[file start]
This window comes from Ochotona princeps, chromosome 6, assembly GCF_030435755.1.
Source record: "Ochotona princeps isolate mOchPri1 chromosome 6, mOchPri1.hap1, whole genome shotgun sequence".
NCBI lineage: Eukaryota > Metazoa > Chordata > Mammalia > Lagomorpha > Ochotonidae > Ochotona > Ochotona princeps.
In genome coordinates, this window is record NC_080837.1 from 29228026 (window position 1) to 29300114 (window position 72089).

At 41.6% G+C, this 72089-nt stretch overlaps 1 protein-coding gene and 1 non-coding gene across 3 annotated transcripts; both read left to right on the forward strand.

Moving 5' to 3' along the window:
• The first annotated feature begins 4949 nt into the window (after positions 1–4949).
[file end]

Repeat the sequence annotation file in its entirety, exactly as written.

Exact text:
This window comes from Ochotona princeps, chromosome 6, assembly GCF_030435755.1.
Source record: "Ochotona princeps isolate mOchPri1 chromosome 6, mOchPri1.hap1, whole genome shotgun sequence".
NCBI lineage: Eukaryota > Metazoa > Chordata > Mammalia > Lagomorpha > Ochotonidae > Ochotona > Ochotona princeps.
In genome coordinates, this window is record NC_080837.1 from 29228026 (window position 1) to 29300114 (window position 72089).

At 41.6% G+C, this 72089-nt stretch overlaps 1 protein-coding gene and 1 non-coding gene across 3 annotated transcripts; both read left to right on the forward strand.

Moving 5' to 3' along the window:
• The first annotated feature begins 4949 nt into the window (after positions 1–4949).